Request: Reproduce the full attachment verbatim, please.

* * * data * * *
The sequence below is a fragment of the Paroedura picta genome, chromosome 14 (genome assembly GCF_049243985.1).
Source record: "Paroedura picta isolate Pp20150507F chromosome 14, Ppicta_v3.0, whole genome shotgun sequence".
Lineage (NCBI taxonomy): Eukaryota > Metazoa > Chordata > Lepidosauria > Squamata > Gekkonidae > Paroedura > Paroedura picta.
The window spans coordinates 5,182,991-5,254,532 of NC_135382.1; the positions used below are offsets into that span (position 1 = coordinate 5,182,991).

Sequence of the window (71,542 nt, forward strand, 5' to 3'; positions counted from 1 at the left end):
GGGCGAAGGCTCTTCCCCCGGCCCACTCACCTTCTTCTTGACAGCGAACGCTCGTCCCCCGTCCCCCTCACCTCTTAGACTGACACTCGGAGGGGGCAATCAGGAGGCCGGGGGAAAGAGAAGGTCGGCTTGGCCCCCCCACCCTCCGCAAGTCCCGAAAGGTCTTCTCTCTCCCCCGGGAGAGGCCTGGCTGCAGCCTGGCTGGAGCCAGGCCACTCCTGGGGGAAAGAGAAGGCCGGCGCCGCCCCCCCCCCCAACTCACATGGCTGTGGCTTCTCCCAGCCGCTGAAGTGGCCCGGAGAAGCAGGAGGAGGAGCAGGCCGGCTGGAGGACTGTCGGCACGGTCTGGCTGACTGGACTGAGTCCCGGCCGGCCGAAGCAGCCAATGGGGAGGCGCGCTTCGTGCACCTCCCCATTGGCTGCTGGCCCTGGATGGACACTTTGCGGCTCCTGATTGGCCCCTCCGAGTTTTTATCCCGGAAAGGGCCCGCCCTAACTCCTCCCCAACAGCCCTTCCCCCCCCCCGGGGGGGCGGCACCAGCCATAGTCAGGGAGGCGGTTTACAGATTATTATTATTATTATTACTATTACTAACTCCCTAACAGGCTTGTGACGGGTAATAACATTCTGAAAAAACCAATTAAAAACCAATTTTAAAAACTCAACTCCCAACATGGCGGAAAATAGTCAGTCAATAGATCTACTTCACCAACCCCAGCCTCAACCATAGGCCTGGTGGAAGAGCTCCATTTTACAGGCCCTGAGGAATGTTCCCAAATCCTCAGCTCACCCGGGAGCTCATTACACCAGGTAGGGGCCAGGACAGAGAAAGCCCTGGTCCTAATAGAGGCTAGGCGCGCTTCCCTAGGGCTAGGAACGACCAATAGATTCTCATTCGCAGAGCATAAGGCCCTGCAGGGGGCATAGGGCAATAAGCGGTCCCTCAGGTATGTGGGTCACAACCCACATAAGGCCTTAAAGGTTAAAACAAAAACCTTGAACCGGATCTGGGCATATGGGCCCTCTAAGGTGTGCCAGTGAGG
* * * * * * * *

The sequence below is a fragment of the Paroedura picta genome, chromosome 14 (genome assembly GCF_049243985.1).
Source record: "Paroedura picta isolate Pp20150507F chromosome 14, Ppicta_v3.0, whole genome shotgun sequence".
Lineage (NCBI taxonomy): Eukaryota > Metazoa > Chordata > Lepidosauria > Squamata > Gekkonidae > Paroedura > Paroedura picta.
The window spans coordinates 5,182,991-5,254,532 of NC_135382.1; the positions used below are offsets into that span (position 1 = coordinate 5,182,991).

Sequence of the window (71,542 nt, forward strand, 5' to 3'; positions counted from 1 at the left end):
GGGCGAAGGCTCTTCCCCCGGCCCACTCACCTTCTTCTTGACAGCGAACGCTCGTCCCCCGTCCCCCTCACCTCTTAGACTGACACTCGGAGGGGGCAATCAGGAGGCCGGGGGAAAGAGAAGGTCGGCTTGGCCCCCCCACCCTCCGCAAGTCCCGAAAGGTCTTCTCTCTCCCCCGGGAGAGGCCTGGCTGCAGCCTGGCTGGAGCCAGGCCACTCCTGGGGGAAAGAGAAGGCCGGCGCCGCCCCCCCCCCCAACTCACATGGCTGTGGCTTCTCCCAGCCGCTGAAGTGGCCCGGAGAAGCAGGAGGAGGAGCAGGCCGGCTGGAGGACTGTCGGCACGGTCTGGCTGACTGGACTGAGTCCCGGCCGGCCGAAGCAGCCAATGGGGAGGCGCGCTTCGTGCACCTCCCCATTGGCTGCTGGCCCTGGATGGACACTTTGCGGCTCCTGATTGGCCCCTCCGAGTTTTTATCCCGGAAAGGGCCCGCCCTAACTCCTCCCCAACAGCCCTTCCCCCCCCCCGGGGGGGCGGCACCAGCCATAGTCAGGGAGGCGGTTTACAGATTATTATTATTATTATTACTATTACTAACTCCCTAACAGGCTTGTGACGGGTAATAACATTCTGAAAAAACCAATTAAAAACCAATTTTAAAAACTCAACTCCCAACATGGCGGAAAATAGTCAGTCAATAGATCTACTTCACCAACCCCAGCCTCAACCATAGGCCTGGTGGAAGAGCTCCATTTTACAGGCCCTGAGGAATGTTCCCAAATCCTCAGCTCACCCGGGAGCTCATTACACCAGGTAGGGGCCAGGACAGAGAAAGCCCTGGTCCTAATAGAGGCTAGGCGCGCTTCCCTAGGGCTAGGAACGACCAATAGATTCTCATTCGCAGAGCATAAGGCCCTGCAGGGGGCATAGGGCAATAAGCGGTCCCTCAGGTATGTGGGTCACAACCCACATAAGGCCTTAAAGGTTAAAACAAAAACCTTGAACCGGATCTGGGCATATGGGCCCTCTAAGGTGTGCCAGTGAGG